by Al Benson Jr.
Member, Board of Directors, Confederate Society of America
Usually, I seldom quote the New York Times as it is not one of my favorite publications, and I have accused it, over the years, of not printing “all the news that’s fit to print” but rather of printing all the news that fits (the agenda).
On August 30th I read a Times article by a Sabrina Tavernise, and although I did not agree with all her conclusions in this article, she did bring up some points worthy of comment.
To start her article she noted: “One of the proudest moments of Robert Eldreth’s life was erecting a Confederate monument on a patch of grass behind the Georgetown (Delaware) Historical Society in 2007. It was the first monument to Delawareans who had served the Confederacy, and the fact that it came 142 years after the end of the war hardly mattered. ‘It’s a lesson in history,’ said Mr. Eldreth, who led the group that put it up. ‘It’s about our roots and sacrifices that those citizens here in Delaware made. To me that’s so honorable’.”
Ms. Tavernise made an interesting comment, citing the damage the Charlottesville episode was intended to cause the cause of Southern history and heritage, when she said: “While old monuments erected in bygone eras are coming down, new ones continue to go up.” Most in the mainstream media would never admit this.
She mentioned other instances along this line. She observed: “In Crenshaw County, Alabama, a new monument to ‘unknown Confederate soldiers’ was unveiled Sunday in a private park. In the small East Texas town of Orange, a giant concrete ring of 13 columns, representing the states the Confederacy claimed as its own, is going up on private land at the intersection of Interstate 10 and Martin Luther King Drive.”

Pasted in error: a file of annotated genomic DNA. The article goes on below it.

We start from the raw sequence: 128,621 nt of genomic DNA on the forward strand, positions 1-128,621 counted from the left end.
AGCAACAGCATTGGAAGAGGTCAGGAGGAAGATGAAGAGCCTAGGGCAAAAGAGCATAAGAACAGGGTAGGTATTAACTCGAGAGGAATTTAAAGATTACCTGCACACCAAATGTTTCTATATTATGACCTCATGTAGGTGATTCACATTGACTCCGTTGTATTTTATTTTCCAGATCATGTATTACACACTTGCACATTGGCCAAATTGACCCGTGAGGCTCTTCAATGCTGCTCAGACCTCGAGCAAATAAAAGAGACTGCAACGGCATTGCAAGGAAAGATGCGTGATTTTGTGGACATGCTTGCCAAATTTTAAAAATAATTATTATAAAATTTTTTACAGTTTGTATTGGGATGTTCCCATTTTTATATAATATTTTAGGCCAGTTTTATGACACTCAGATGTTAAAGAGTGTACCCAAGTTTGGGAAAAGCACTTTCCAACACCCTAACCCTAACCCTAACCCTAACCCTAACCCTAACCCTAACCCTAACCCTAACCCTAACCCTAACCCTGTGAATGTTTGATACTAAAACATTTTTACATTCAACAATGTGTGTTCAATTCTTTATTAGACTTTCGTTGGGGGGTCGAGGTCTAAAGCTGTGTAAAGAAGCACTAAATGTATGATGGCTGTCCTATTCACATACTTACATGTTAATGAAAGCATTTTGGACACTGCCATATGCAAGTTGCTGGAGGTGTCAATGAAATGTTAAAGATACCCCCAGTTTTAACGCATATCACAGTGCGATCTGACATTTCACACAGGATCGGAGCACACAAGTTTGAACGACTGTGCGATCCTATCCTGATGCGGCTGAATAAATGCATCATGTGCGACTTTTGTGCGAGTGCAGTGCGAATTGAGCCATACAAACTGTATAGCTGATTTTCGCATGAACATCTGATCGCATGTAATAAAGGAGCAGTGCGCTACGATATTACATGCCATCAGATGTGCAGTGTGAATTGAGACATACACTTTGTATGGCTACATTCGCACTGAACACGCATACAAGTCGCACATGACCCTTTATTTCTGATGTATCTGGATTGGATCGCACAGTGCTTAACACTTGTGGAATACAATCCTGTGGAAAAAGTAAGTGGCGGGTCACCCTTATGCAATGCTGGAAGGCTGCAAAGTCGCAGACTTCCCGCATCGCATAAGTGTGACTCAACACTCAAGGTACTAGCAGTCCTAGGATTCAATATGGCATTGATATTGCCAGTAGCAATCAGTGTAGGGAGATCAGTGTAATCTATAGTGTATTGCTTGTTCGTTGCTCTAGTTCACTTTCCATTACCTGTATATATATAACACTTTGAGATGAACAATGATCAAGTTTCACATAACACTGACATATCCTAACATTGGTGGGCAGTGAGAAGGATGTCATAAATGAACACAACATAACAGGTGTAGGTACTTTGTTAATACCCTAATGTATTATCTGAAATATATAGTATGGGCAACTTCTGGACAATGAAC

A historian at the University of North Carolina has also stated “There has been a Civil War memorial boom going on over the last 20 years.” He noted that at least 36 monuments had gone up in North Carolina since 2000 and that was as many as were put up in all the years between 1940 and 1990.
At this point, Tavernise made a statement I somewhat had to disagree with. She did note that, while in former years, monuments and memorials were put up in “busy public squares” the monuments going up today are appearing in quieter areas, more away “from the bustle of daily life on plots of private land, or on battlefield sites,…” And while many Americans don’t want to see monuments taken down, she feels that new monuments are not finding the acceptance in “broader society” that they once did. I guess that depends on where the “broader society” is coming from. If you are talking about Northern Virginia, which has become infested with dwelling places for Washington bureaucrats, she might have a point. However, I don’t think that holds true for many other places in the South.
A Sons of Confederate Veterans commander in Alabama noted that more monuments will go up, but it will be on private property. That seems to be the trend now, and in light of all the cultural destruction and ethnic cleansing that has gone on in the South in recent years, that seems to me to be the way to go. We need to keep putting up our monuments, flags, and memorials, but do it on private property, where culturally Marxist city and town council members can’t get their grubby collectivist paws on them. Oh, they will wail and moan about the “injustice and racism” of it all because they don’t get their way. Tough, baby. Let them know this is how the cookie crumbles.
Not as many may get to see some of the monuments in more out of the way places, but those that really care and want their children to appreciate their culture and heritage will make the effort to visit these places. And their culture and history will be preserved–even if it is a little ways outside of town. In the long run, that doesn’t matter.
The key to putting up our monuments, flags, and memorials is to start doing it on private land! The folks mentioned in this article have shown that this can be done, and for the sake of our children and their children’s futures it needs to be done. Whatever the cultural Marxists manage to tear down, let us be replacing as much as we can on private land. Private land!!! Even the thought of that makes the cultural Marxists cringe!